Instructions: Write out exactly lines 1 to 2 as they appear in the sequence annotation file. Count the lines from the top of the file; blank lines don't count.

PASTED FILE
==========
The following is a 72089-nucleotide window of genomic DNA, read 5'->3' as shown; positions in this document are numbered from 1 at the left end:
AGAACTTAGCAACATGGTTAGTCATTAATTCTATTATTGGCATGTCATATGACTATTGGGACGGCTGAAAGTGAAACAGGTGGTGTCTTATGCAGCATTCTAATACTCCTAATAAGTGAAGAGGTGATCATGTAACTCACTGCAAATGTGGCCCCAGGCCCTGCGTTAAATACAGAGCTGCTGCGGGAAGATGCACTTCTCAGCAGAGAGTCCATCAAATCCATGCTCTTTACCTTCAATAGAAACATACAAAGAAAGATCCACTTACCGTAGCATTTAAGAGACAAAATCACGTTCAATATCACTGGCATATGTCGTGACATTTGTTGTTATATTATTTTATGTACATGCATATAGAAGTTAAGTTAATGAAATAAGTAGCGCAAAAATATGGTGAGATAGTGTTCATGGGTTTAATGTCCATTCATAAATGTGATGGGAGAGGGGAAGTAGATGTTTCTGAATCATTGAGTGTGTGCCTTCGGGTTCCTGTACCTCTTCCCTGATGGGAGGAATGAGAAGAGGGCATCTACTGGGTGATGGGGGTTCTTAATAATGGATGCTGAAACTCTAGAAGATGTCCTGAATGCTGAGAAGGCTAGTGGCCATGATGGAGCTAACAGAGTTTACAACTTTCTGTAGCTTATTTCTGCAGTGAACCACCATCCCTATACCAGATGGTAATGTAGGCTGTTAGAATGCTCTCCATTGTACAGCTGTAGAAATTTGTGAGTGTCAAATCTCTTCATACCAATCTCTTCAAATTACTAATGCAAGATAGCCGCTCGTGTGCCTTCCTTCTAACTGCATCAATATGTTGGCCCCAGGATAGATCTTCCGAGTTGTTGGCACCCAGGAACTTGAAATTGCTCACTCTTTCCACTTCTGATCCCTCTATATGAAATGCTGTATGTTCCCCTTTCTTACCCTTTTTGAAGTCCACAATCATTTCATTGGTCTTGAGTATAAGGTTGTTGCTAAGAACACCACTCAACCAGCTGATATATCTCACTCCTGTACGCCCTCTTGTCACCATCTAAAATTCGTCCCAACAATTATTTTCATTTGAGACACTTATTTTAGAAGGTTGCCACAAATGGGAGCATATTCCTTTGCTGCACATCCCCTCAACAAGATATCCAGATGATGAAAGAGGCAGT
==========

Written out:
The following is a 72089-nucleotide window of genomic DNA, read 5'->3' as shown; positions in this document are numbered from 1 at the left end:
AGAACTTAGCAACATGGTTAGTCATTAATTCTATTATTGGCATGTCATATGACTATTGGGACGGCTGAAAGTGAAACAGGTGGTGTCTTATGCAGCATTCTAATACTCCTAATAAGTGAAGAGGTGATCATGTAACTCACTGCAAATGTGGCCCCAGGCCCTGCGTTAAATACAGAGCTGCTGCGGGAAGATGCACTTCTCAGCAGAGAGTCCATCAAATCCATGCTCTTTACCTTCAATAGAAACATACAAAGAAAGATCCACTTACCGTAGCATTTAAGAGACAAAATCACGTTCAATATCACTGGCATATGTCGTGACATTTGTTGTTATATTATTTTATGTACATGCATATAGAAGTTAAGTTAATGAAATAAGTAGCGCAAAAATATGGTGAGATAGTGTTCATGGGTTTAATGTCCATTCATAAATGTGATGGGAGAGGGGAAGTAGATGTTTCTGAATCATTGAGTGTGTGCCTTCGGGTTCCTGTACCTCTTCCCTGATGGGAGGAATGAGAAGAGGGCATCTACTGGGTGATGGGGGTTCTTAATAATGGATGCTGAAACTCTAGAAGATGTCCTGAATGCTGAGAAGGCTAGTGGCCATGATGGAGCTAACAGAGTTTACAACTTTCTGTAGCTTATTTCTGCAGTGAACCACCATCCCTATACCAGATGGTAATGTAGGCTGTTAGAATGCTCTCCATTGTACAGCTGTAGAAATTTGTGAGTGTCAAATCTCTTCATACCAATCTCTTCAAATTACTAATGCAAGATAGCCGCTCGTGTGCCTTCCTTCTAACTGCATCAATATGTTGGCCCCAGGATAGATCTTCCGAGTTGTTGGCACCCAGGAACTTGAAATTGCTCACTCTTTCCACTTCTGATCCCTCTATATGAAATGCTGTATGTTCCCCTTTCTTACCCTTTTTGAAGTCCACAATCATTTCATTGGTCTTGAGTATAAGGTTGTTGCTAAGAACACCACTCAACCAGCTGATATATCTCACTCCTGTACGCCCTCTTGTCACCATCTAAAATTCGTCCCAACAATTATTTTCATTTGAGACACTTATTTTAGAAGGTTGCCACAAATGGGAGCATATTCCTTTGCTGCACATCCCCTCAACAAGATATCCAGATGATGAAAGAGGCAGT